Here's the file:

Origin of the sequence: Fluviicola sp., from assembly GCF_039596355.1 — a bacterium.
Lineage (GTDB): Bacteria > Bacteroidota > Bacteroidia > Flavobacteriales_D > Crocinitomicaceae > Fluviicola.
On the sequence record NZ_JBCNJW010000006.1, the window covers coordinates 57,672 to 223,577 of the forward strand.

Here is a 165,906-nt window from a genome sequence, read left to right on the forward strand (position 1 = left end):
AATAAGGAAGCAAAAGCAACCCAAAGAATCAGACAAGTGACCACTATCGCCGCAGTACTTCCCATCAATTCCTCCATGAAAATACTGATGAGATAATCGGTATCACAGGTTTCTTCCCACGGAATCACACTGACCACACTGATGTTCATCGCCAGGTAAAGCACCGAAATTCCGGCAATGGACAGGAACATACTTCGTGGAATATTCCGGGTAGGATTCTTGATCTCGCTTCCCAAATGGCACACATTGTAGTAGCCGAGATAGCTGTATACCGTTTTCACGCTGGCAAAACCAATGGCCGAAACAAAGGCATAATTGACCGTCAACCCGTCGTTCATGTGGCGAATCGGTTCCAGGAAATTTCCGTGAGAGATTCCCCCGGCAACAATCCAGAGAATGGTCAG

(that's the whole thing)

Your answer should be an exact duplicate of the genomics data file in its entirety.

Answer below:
Origin of the sequence: Fluviicola sp., from assembly GCF_039596355.1 — a bacterium.
Lineage (GTDB): Bacteria > Bacteroidota > Bacteroidia > Flavobacteriales_D > Crocinitomicaceae > Fluviicola.
On the sequence record NZ_JBCNJW010000006.1, the window covers coordinates 57,672 to 223,577 of the forward strand.

Here is a 165,906-nt window from a genome sequence, read left to right on the forward strand (position 1 = left end):
AATAAGGAAGCAAAAGCAACCCAAAGAATCAGACAAGTGACCACTATCGCCGCAGTACTTCCCATCAATTCCTCCATGAAAATACTGATGAGATAATCGGTATCACAGGTTTCTTCCCACGGAATCACACTGACCACACTGATGTTCATCGCCAGGTAAAGCACCGAAATTCCGGCAATGGACAGGAACATACTTCGTGGAATATTCCGGGTAGGATTCTTGATCTCGCTTCCCAAATGGCACACATTGTAGTAGCCGAGATAGCTGTATACCGTTTTCACGCTGGCAAAACCAATGGCCGAAACAAAGGCATAATTGACCGTCAACCCGTCGTTCATGTGGCGAATCGGTTCCAGGAAATTTCCGTGAGAGATTCCCCCGGCAACAATCCAGAGAATGGTCAG